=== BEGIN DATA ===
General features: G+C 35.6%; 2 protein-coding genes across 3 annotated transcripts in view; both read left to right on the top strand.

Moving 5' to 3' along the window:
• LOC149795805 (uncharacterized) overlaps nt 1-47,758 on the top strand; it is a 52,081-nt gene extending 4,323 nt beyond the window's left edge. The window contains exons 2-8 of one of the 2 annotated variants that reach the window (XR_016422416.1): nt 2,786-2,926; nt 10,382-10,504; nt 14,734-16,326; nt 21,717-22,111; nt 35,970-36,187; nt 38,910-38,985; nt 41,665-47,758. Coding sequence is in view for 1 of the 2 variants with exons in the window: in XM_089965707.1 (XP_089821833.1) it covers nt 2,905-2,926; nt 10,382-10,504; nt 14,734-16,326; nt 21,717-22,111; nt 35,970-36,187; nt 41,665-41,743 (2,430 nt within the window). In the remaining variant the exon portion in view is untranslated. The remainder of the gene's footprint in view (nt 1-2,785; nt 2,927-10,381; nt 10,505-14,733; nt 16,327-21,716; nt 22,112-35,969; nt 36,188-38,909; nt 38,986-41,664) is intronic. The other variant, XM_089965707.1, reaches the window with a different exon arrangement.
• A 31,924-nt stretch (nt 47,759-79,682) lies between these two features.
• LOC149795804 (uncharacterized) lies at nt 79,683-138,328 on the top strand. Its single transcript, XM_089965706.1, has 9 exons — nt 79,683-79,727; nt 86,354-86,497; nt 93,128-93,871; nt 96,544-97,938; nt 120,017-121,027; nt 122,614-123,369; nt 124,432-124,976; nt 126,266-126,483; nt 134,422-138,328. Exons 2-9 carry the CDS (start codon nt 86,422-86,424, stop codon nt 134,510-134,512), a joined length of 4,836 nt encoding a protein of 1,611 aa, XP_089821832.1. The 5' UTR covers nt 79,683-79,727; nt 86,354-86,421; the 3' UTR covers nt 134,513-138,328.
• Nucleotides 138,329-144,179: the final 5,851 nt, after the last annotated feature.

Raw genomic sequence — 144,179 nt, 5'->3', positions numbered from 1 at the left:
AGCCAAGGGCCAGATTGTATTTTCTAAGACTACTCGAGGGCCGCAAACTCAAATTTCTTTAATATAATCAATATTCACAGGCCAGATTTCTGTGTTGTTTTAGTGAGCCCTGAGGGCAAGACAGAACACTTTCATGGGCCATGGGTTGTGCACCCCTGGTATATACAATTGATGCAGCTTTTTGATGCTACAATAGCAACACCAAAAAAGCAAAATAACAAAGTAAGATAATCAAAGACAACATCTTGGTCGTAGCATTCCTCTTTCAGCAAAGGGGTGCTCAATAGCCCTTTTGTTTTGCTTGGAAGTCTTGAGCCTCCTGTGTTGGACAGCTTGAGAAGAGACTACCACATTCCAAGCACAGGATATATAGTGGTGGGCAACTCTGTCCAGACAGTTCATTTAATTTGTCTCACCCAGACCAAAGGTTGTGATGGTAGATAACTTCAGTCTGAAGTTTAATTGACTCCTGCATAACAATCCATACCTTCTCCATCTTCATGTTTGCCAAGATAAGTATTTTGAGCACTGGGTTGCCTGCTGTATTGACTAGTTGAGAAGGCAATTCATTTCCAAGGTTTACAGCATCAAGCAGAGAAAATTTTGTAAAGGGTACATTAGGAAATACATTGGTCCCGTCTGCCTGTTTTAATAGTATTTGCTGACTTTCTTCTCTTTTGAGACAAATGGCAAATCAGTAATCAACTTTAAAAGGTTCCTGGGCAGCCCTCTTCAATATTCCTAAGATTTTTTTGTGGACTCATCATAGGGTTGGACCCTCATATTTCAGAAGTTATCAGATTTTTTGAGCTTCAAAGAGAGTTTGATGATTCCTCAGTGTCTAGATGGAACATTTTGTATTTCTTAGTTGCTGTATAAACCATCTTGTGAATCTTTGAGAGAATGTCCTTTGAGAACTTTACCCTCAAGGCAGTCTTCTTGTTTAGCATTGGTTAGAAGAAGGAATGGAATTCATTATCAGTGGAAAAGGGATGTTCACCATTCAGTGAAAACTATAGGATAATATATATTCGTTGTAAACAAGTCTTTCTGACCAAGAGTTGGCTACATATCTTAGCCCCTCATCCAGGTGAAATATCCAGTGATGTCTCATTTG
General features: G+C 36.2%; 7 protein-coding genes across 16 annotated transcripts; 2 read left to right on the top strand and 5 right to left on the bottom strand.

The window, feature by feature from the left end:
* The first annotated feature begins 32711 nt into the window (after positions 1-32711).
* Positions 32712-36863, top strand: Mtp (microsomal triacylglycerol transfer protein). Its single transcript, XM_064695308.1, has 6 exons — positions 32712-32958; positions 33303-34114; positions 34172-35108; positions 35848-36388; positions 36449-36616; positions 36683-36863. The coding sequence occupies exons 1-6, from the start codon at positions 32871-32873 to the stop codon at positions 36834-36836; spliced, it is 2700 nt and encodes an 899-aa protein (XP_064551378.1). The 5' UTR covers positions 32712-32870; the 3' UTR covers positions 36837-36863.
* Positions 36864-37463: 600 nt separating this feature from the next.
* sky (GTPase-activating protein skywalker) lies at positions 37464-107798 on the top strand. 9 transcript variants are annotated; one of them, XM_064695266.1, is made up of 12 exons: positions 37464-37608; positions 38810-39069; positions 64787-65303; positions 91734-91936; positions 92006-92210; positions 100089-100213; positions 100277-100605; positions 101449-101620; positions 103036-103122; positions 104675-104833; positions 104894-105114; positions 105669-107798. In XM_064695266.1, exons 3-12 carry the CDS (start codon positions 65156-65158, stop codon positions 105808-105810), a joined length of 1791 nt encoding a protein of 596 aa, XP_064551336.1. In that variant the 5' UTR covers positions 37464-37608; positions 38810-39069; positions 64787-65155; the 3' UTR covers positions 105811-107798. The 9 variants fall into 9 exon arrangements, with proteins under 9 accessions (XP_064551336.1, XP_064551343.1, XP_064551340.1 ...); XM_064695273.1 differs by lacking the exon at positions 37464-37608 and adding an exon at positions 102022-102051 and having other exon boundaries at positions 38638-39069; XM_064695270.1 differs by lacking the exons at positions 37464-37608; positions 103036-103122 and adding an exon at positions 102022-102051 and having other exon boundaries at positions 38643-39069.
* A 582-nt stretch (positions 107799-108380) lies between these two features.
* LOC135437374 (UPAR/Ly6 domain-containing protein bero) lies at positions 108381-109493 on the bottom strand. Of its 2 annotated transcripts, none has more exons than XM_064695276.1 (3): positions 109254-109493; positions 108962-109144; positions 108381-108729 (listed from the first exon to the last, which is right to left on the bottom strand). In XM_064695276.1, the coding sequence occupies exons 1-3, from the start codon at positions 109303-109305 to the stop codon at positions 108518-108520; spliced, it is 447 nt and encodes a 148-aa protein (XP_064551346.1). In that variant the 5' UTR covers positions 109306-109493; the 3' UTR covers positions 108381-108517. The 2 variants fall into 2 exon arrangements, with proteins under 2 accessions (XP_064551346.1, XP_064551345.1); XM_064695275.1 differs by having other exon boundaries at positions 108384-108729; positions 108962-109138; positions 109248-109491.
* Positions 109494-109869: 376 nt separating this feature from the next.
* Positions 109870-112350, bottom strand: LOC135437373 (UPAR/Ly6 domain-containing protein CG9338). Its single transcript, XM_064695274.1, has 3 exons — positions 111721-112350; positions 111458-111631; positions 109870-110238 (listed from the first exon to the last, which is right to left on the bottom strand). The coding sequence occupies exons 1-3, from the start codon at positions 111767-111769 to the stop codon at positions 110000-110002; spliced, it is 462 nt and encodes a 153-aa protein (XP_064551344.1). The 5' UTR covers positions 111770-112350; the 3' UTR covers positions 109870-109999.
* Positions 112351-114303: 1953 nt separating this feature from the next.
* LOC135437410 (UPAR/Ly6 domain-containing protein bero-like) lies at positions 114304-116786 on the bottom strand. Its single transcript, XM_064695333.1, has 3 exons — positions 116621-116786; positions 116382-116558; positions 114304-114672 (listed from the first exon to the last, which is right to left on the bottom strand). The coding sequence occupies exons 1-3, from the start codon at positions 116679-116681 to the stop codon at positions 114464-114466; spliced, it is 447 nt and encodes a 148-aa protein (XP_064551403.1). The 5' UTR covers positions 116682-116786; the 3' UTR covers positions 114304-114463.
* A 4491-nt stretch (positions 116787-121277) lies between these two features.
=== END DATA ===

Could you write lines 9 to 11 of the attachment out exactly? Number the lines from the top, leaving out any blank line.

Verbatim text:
General features: G+C 36.2%; 7 protein-coding genes across 16 annotated transcripts; 2 read left to right on the top strand and 5 right to left on the bottom strand.

The window, feature by feature from the left end:
* The first annotated feature begins 32711 nt into the window (after positions 1-32711).